By chance, a friend and fellow illustrator from work dropped by to cheer me up. She asked me if I had ever heard of Dr. John McDougall, author of the McDougall Program – 12 Days to Dynamic Health. She and her husband were trying to follow the program but were not committed yet. I thanked her for the book; little did I know in that moment my health was to change dramatically for the better. The book quickly became my bible. I read it from cover to cover in one evening and found it fascinating and at the same time challenging and even a little scary. There is always the fear that if you stop eating animal products you’re going to die of protein deficiency. I told my wife that I wanted to try the program for a month to see if it did anything for me. She supported me but she could not commit herself at that time, so I was on my own.
After two weeks I noticed I had lost 3 pounds, had more energy, and enjoyed a feeling of well-being. I was excited about sharing my positive experiences with family, friends, and my cardiologist. Alas, the response I had expected, or hoped for, didn’t occur. No way! Not following a starch-based diet. Carbs make you fat; where do you get your protein? The calcium? More of these common questions were thrown at me.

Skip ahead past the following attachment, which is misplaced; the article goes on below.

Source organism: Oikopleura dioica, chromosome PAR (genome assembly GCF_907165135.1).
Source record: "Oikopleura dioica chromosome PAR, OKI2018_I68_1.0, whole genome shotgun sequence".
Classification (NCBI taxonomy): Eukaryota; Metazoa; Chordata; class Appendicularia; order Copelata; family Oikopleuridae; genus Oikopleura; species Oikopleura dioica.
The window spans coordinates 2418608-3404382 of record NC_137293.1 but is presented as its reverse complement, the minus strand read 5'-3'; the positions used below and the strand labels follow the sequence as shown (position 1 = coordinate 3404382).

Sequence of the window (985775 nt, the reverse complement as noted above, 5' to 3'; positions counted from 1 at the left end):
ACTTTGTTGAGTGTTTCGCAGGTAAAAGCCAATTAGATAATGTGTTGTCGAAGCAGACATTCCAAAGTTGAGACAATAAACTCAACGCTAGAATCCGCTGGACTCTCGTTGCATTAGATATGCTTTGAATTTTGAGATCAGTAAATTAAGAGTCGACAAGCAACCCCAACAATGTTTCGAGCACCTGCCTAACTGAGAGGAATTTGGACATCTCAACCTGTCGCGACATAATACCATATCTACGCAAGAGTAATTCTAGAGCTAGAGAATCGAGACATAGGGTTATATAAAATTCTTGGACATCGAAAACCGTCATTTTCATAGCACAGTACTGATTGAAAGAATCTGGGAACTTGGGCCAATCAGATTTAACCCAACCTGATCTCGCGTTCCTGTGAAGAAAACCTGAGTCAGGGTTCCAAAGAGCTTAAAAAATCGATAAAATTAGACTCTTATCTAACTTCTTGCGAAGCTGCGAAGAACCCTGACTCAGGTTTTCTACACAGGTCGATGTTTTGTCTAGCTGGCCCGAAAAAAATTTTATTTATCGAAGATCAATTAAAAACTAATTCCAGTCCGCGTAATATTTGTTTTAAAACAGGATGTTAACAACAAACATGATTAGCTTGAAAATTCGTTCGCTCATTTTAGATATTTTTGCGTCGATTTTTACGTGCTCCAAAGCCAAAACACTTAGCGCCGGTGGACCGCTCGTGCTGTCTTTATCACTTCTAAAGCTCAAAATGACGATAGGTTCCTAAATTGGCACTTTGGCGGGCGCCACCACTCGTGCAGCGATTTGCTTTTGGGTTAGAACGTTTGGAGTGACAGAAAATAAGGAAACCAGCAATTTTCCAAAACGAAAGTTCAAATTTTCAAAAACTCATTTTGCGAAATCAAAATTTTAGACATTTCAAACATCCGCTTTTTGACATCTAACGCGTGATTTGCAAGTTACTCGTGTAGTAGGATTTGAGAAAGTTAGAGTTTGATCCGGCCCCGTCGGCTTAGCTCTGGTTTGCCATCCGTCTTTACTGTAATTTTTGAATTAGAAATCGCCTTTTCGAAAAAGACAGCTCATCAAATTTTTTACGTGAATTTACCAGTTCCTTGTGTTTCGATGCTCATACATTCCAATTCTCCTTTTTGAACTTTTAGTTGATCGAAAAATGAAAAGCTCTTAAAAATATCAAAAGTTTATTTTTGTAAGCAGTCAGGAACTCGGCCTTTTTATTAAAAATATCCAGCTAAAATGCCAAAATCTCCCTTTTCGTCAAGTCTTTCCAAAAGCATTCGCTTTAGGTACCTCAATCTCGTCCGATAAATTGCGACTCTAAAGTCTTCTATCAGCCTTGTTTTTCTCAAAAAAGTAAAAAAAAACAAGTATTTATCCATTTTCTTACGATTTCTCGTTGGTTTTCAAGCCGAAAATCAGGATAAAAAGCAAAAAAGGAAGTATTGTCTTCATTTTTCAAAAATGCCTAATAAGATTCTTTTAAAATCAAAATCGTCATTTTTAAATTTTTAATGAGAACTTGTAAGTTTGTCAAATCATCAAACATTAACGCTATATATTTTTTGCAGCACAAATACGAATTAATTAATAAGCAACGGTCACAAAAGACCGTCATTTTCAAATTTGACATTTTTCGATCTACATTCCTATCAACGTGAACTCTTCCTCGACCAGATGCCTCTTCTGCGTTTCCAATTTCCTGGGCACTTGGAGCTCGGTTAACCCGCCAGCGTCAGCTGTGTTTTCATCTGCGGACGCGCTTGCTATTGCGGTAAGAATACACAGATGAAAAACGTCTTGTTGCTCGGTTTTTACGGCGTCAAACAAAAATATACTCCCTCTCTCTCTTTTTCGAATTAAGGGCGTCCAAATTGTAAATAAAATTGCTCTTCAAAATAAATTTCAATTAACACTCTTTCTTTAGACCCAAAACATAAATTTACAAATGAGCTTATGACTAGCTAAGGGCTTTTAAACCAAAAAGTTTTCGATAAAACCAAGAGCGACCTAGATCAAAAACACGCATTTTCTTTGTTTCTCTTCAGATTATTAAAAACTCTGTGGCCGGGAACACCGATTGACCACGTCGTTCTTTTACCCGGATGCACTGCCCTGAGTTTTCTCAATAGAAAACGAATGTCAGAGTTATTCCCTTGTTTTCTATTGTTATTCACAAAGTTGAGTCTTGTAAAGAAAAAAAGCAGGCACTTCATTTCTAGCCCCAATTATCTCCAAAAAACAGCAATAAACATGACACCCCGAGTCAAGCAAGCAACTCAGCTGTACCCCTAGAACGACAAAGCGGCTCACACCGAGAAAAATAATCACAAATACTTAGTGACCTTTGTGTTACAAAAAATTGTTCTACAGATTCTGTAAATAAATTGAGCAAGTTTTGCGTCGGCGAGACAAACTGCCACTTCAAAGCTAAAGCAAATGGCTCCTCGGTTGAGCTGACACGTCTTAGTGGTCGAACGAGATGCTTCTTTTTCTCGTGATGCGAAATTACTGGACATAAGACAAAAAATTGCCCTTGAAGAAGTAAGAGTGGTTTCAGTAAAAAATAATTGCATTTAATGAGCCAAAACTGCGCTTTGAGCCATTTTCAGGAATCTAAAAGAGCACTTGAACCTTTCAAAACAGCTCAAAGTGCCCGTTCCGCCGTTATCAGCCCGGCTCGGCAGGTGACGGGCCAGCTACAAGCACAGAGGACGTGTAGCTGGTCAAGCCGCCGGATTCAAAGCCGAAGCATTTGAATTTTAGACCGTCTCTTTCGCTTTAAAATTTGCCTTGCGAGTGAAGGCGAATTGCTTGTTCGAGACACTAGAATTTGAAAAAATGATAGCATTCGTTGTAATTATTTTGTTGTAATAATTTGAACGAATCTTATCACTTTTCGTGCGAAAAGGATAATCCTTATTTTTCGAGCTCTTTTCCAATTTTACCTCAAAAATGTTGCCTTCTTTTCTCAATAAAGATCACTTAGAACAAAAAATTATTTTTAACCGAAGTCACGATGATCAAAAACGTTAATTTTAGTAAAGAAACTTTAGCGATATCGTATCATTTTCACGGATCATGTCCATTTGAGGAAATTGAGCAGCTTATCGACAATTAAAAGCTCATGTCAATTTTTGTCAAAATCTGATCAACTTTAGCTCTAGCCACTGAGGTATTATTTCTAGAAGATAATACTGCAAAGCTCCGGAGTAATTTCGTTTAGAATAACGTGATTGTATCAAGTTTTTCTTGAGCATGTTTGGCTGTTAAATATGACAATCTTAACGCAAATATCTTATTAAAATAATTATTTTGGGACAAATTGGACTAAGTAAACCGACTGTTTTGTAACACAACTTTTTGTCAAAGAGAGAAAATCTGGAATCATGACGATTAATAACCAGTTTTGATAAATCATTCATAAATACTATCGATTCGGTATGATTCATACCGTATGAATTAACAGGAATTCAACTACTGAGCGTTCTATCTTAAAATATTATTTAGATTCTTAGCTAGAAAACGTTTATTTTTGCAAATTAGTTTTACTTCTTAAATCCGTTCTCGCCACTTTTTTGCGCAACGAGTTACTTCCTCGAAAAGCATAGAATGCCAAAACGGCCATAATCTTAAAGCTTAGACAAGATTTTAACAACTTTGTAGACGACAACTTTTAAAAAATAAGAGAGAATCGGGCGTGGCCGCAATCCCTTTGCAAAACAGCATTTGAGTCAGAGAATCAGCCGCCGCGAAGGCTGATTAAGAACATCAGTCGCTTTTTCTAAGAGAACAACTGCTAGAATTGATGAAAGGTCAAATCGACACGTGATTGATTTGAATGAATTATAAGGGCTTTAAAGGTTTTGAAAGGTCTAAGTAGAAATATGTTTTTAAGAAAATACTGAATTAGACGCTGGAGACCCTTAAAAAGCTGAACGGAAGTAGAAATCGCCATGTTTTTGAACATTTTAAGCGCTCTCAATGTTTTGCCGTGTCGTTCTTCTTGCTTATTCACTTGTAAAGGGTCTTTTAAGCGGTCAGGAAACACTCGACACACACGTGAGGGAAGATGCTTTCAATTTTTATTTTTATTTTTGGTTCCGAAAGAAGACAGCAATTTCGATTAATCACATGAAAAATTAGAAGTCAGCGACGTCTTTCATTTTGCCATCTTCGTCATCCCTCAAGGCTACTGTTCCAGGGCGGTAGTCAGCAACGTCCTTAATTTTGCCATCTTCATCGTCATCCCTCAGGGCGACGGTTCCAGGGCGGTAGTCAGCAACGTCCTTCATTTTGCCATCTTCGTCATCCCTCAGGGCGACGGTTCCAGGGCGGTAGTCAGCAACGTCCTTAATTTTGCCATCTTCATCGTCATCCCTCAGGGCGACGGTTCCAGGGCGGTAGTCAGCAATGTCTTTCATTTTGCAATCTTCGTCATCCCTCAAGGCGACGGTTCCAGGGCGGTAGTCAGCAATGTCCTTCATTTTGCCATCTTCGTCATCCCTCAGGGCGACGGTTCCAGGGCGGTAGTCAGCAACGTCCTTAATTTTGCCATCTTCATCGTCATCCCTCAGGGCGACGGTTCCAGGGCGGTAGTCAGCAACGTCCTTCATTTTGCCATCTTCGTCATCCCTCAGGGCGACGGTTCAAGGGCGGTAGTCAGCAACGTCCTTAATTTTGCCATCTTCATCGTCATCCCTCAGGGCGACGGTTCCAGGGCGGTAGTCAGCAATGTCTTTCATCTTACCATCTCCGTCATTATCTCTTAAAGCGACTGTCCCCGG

My cardiologist warned me that the diet would cause my triglycerides to go off the charts. Discouragement from my cardiologist and friends made it easier for me to make my decision to follow the McDougall Program. I hate bragging, but my last lipid profile reports 142 total cholesterol, down from 189 two years ago.
I shared my lab results recently with my aging cardiologist who has developed a small gut. His response? “Whatever you’re doing, Howard, keep it up.”
Psychologically, getting off the medication was hard for me – I was raised to believe in my doctors and in pills. On a McDougall Adventure trip to Alaska, after encouraging me many times to stop a medication that increases my risk of dying from heart disease and cancer (calcium channel blockers), Dr. McDougall finally told me out of frustration, “Howard, if you can’t stop taking the pills, then why don’t you just put them in your mouth and then spit them out?” Because we were on a cruise ship, I didn’t want to poison the fish.